DEPARTMENT OF SPECIAL EDUCATION
DURATIONAL SHORTAGE AREA PERMIT (DSAP)
Students enrolled in special education are often confused by the Durational Shortage Area Permit (DSAP) process and the role of the department of special education and the Dean’s office of the School of Education and Professional Studies in this process. The following information clarifies this confusion.
What is a Durational Shortage Application Permit (DSAP)?
A DSAP is a process in which a school district can secure the services of an individual to fill the emergency needs of that district in a designated shortage area. Special education has been identified as a shortage area in Connecticut. Up-to-date information regarding DSAP can be found at the web site of the Connecticut State Department of Education.
Who initiates a DSAP?
The superintendent of a Connecticut school district submits an application to the Connecticut State Department of Education in which s/he indicates a difficulty in hiring a suitable candidate for an available position in special education. A DSAP does not originate with a teacher candidate or from anyone from CCSU.
What are the requirements for a person to work under a DSAP?
A candidate for a DSAP must already possess an undergraduate degree and be currently enrolled in a planned program of study which leads to certification (in the post baccalaureate certification program) or a cross endorsement in special education (in the Master’s strand B program for students certified in other areas of education).
What is the role of CCSU in an individual’s attempt to obtain a DSAP?
The DSAP application contains a section that requests the certification officer at institutions of higher education to verify that an applicant is currently enrolled in a plan of study that leads to certification or cross endorsement in special education. By signing this document, the certification officer is not making any additional commitments other than asserting that the applicant is a student in good standing in a planned program of study that leads to certification in special education.
Can a DSAP experience be used to waive a student teaching experience?
Currently, the Connecticut State Department of Education allows a student teaching experience to be waived if the teacher completes two full years of teaching under a DSAP. This teacher candidate is not considered a program completer at CCSU and is not provided any formal recommendation for certification from CCSU. The certification process is therefore between the individual and the Connecticut State Department of Education. The certification officer at CCSU only signs a recommendation for certification if a teacher candidate completes all required courses in the planned program of study as stipulated by CCSU.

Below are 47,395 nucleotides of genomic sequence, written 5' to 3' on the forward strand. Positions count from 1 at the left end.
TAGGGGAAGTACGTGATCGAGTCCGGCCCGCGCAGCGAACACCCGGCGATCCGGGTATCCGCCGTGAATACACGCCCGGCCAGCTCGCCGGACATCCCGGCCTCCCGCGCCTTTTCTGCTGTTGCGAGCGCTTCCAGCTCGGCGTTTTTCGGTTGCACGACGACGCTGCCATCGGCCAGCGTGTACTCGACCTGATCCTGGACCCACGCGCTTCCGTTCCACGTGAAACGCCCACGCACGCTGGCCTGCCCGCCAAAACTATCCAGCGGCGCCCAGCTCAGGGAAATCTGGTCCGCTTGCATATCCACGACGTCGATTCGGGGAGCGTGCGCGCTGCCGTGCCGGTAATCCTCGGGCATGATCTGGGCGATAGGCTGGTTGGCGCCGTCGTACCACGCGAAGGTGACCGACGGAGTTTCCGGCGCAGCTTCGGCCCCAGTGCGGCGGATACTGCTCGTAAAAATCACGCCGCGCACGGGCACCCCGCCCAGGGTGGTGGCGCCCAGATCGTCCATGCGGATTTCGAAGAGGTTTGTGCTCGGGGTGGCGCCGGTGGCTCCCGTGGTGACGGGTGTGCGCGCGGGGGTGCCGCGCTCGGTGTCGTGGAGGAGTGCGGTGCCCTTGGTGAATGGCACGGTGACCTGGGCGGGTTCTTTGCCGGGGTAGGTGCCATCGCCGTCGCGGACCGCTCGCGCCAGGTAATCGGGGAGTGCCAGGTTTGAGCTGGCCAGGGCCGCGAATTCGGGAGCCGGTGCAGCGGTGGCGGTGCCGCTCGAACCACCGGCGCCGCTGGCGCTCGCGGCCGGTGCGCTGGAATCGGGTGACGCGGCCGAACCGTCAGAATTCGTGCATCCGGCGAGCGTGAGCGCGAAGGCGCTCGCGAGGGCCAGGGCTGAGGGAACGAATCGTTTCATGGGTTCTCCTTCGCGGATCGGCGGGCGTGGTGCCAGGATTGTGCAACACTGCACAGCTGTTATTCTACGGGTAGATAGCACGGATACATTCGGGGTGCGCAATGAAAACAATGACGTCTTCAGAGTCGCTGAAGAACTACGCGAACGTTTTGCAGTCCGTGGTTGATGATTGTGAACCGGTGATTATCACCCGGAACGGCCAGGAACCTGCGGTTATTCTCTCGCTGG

Are There Any Circumstances In Which A Teacher in a DSAP Can Complete Their Program of Study at CCSU?
In the post-baccalaureate certification program in special education, there are currently two required student teaching experiences. These two experiences must include a placement involving students with differing disabilities, elementary and secondary and urban/rural settings. If a student meets with the certification officer at CCSU (assistant dean), s/he can request that a DSAP teaching of one year be used to substitute for the second student teaching experience only if they are supervised by a university supervisor and enroll in a course designated for student teachers. This substitution for a second student teaching must be in writing and placed in the student’s advisor’s file with the specific requirements.
What is the Opinion of the Faculty in the Department of Special Education regarding a Teacher Candidate Who Desires to Teach Under a DSAP?
The faculty in the Department of Special Education is neutral regarding a teacher candidate’s decision to teach under a DSAP. We would emphasize that it involves a deviation from the planned program developed by the faculty and that teacher candidates be aware of the risks and guidelines in making this decision.
Are there any areas of caution about which I should be aware if I am considering teaching under a DSAP?
Definitely! Based on a letter from Commissioner Sergi, individuals teaching under a DSAP are not considered fully qualified teachers as defined by the “No Child Left Behind” legislation. Students are urged to carefully weigh the benefits and shortcomings of teaching under a DSAP to their own career. There is a shortage of qualified teachers in special education. However, school districts are required to send notice to parents when a qualified teacher is not currently teaching their child.